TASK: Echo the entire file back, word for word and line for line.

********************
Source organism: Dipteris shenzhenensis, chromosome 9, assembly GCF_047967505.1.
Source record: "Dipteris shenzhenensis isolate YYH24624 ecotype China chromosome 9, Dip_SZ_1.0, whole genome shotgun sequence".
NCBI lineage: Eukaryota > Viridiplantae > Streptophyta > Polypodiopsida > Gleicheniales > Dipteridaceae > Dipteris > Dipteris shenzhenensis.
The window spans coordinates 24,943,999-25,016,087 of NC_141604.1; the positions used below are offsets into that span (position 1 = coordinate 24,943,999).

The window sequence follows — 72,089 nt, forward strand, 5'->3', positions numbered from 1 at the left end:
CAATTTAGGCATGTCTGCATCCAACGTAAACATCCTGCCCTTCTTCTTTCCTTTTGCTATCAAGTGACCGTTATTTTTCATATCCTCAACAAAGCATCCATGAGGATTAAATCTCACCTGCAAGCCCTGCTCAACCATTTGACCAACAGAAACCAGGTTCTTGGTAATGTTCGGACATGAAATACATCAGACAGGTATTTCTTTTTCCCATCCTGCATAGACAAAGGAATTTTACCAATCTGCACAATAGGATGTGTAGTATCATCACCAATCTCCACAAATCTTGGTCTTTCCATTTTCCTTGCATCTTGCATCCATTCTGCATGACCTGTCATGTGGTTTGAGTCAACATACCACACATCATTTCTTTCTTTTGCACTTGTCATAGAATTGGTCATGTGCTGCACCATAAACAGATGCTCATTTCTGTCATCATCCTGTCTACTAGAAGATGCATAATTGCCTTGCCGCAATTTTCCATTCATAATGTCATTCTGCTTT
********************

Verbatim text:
Source organism: Dipteris shenzhenensis, chromosome 9, assembly GCF_047967505.1.
Source record: "Dipteris shenzhenensis isolate YYH24624 ecotype China chromosome 9, Dip_SZ_1.0, whole genome shotgun sequence".
NCBI lineage: Eukaryota > Viridiplantae > Streptophyta > Polypodiopsida > Gleicheniales > Dipteridaceae > Dipteris > Dipteris shenzhenensis.
The window spans coordinates 24,943,999-25,016,087 of NC_141604.1; the positions used below are offsets into that span (position 1 = coordinate 24,943,999).

The window sequence follows — 72,089 nt, forward strand, 5'->3', positions numbered from 1 at the left end:
CAATTTAGGCATGTCTGCATCCAACGTAAACATCCTGCCCTTCTTCTTTCCTTTTGCTATCAAGTGACCGTTATTTTTCATATCCTCAACAAAGCATCCATGAGGATTAAATCTCACCTGCAAGCCCTGCTCAACCATTTGACCAACAGAAACCAGGTTCTTGGTAATGTTCGGACATGAAATACATCAGACAGGTATTTCTTTTTCCCATCCTGCATAGACAAAGGAATTTTACCAATCTGCACAATAGGATGTGTAGTATCATCACCAATCTCCACAAATCTTGGTCTTTCCATTTTCCTTGCATCTTGCATCCATTCTGCATGACCTGTCATGTGGTTTGAGTCAACATACCACACATCATTTCTTTCTTTTGCACTTGTCATAGAATTGGTCATGTGCTGCACCATAAACAGATGCTCATTTCTGTCATCATCCTGTCTACTAGAAGATGCATAATTGCCTTGCCGCAATTTTCCATTCATAATGTCATTCTGCTTT